The two were a bonded pair and as the gentleman and I would stand and talk beside their kennel, they would each stare out with pleading eyes and curiosity as if to ask why they could no longer leave and go home with their Dad. I soon learned that the gentleman was a Vietnam veteran, he was also a widower and combined with those facts of life, I also noted that he has his own medical concerns that also require his attention and expense. The end result being that he was losing his home and he could no longer afford to take care of the two dogs that he loved.
The gentleman who I came to know as Steve, told me that he truly loved the dogs and that he hated to give them up, but he didn't have any other alternatives. He was alone and his home was being foreclosed on and he had to be out by the end of the month. He had found suitable housing for himself, but he was not able to keep his beloved Rebel & Blaze with him. So he had surrendered them to the shelter and now he was coming to the shelter everyday to visit the two dogs that he loved. Hopefully his efforts would encourage someone to adopt Rebel & Blaze together so that they could stay together in one home.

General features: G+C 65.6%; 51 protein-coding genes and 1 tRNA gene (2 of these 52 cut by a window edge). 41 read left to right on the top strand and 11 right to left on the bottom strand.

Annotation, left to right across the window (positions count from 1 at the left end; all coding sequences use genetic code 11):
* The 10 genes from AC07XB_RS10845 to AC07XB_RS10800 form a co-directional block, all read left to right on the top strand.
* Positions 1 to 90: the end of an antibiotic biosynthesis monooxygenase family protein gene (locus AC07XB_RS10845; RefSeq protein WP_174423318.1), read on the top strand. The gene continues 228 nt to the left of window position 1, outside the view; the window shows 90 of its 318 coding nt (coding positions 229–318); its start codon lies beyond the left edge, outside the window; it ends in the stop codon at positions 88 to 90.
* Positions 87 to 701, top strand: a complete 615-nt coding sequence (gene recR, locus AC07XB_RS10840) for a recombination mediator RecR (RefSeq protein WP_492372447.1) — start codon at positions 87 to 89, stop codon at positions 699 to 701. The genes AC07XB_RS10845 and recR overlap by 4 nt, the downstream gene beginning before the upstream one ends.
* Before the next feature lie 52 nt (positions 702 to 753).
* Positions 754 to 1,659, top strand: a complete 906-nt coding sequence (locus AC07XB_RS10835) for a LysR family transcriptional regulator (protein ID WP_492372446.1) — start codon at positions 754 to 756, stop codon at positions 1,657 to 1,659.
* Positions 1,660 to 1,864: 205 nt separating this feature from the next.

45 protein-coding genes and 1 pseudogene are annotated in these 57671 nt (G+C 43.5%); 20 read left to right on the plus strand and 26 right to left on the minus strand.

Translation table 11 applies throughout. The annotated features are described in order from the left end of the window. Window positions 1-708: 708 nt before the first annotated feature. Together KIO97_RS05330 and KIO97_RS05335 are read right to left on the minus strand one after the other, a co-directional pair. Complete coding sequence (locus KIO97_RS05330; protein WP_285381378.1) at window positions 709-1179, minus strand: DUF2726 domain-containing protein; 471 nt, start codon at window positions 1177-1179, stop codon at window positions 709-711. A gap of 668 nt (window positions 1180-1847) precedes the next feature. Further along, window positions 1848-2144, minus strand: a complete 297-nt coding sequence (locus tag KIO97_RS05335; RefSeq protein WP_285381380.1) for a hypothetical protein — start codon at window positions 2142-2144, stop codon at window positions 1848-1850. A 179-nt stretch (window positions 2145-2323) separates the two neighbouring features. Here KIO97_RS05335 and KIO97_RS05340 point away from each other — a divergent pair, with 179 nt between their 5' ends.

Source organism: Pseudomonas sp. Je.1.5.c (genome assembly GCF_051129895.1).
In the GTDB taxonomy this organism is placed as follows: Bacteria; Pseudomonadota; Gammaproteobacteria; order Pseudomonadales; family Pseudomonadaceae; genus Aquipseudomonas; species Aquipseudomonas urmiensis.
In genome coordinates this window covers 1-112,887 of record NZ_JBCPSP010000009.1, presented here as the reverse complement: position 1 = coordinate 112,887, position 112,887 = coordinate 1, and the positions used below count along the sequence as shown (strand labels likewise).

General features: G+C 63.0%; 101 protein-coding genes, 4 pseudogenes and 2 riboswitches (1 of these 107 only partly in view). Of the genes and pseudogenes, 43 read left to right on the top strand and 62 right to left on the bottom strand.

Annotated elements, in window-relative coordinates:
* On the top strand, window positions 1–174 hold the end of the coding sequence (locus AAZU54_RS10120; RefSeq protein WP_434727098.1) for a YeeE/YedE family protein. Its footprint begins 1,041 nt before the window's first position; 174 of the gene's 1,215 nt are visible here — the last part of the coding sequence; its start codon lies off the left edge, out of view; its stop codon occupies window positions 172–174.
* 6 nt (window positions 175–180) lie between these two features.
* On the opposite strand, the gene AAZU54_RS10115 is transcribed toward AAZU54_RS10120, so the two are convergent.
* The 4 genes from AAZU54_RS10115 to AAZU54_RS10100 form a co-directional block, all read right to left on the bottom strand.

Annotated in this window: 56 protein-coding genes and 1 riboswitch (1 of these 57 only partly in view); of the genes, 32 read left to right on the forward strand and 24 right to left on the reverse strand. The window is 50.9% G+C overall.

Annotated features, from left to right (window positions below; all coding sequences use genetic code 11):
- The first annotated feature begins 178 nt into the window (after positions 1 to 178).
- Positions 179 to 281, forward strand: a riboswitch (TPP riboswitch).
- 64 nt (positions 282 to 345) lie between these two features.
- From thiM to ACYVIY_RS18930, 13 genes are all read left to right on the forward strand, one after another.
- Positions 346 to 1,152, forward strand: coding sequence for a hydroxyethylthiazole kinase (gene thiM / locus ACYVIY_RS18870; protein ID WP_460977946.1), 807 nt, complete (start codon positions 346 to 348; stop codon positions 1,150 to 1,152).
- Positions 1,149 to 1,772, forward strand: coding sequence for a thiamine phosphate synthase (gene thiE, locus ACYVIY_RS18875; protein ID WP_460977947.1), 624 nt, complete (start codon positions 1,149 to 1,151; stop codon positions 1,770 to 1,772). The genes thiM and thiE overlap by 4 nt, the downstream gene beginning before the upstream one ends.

I asked Steve if it would be alright with him if we began networking the dogs to hopefully find them a foster while he got on his feet, or in the event that was not possible, to hopefully find them a new home where they could stay together. Steve readily agreed and so Rebel & Blaze's journey of the next several months began. I spoke with the shelter supervisor who had been made aware of the circumstances and she agreed to work with us toward finding them a foster home.
It took almost a month before a concerned reader of our pages came forward and offered to get Rebel & Blaze out of the shelter and take them and foster them while we searched for a new home. By May of last year, Donna (a local veterinary employee) had appeared and offered to be the saving angel that had been prayed for. Rebel and Blaze each needed Donna and the help of others if they were to find new homes.